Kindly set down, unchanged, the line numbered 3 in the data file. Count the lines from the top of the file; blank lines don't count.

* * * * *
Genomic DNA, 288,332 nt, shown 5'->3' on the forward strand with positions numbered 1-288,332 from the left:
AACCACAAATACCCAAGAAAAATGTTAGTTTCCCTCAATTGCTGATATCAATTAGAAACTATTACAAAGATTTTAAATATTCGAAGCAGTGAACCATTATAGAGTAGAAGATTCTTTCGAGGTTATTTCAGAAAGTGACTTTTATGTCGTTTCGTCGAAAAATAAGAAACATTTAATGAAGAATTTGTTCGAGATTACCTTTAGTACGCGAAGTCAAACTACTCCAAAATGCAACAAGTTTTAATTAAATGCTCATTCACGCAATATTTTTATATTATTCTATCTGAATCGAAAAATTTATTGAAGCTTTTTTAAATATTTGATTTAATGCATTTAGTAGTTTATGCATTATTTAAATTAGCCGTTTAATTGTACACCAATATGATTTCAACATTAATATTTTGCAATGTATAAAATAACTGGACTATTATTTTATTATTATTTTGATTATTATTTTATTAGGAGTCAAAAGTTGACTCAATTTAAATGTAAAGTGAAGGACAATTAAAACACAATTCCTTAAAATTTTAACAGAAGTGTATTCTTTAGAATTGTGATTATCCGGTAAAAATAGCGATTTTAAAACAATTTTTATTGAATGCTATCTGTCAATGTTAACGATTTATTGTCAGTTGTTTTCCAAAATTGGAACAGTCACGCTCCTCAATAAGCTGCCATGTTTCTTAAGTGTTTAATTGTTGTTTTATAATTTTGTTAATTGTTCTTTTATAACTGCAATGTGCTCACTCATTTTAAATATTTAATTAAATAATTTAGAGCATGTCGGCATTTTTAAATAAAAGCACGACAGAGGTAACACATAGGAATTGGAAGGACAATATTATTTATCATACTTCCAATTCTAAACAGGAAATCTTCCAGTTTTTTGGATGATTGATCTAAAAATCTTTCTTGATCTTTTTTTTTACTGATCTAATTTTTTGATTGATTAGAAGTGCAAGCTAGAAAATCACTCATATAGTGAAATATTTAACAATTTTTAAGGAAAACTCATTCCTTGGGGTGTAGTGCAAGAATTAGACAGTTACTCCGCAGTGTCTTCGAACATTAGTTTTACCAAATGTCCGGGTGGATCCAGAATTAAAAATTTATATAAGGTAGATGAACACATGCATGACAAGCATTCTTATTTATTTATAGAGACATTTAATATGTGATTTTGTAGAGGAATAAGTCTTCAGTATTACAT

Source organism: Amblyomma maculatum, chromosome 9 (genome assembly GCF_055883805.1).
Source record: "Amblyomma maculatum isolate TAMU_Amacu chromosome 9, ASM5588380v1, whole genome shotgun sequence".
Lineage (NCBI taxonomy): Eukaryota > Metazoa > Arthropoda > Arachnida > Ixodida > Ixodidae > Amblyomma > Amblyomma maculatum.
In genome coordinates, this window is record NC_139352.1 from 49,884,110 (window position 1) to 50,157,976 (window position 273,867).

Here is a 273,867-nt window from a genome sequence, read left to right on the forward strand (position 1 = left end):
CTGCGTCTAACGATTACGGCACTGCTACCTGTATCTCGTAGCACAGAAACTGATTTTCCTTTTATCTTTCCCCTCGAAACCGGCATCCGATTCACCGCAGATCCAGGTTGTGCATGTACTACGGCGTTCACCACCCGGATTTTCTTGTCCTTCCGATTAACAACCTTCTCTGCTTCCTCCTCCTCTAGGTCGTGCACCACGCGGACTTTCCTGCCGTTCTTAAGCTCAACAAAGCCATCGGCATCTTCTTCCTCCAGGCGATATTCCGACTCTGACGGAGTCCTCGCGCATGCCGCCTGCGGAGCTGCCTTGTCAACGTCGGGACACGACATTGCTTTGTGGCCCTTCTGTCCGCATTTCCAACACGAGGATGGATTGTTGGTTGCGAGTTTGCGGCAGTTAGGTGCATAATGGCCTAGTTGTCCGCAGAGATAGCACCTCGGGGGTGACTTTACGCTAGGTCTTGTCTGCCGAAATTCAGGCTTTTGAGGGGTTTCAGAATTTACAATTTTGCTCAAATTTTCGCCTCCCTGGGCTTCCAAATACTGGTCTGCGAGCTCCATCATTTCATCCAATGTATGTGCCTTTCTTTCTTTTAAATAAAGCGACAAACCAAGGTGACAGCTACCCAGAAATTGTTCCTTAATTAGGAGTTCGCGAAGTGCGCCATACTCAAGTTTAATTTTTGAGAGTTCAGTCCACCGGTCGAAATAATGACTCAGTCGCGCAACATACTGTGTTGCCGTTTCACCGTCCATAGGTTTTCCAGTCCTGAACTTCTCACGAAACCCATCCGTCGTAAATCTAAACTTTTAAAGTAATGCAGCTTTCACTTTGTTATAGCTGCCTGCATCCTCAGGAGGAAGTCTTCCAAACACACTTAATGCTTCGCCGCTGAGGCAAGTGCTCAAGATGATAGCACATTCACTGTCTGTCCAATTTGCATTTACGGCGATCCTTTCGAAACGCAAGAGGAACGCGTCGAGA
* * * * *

Source organism: Amblyomma maculatum, chromosome 9 (genome assembly GCF_055883805.1).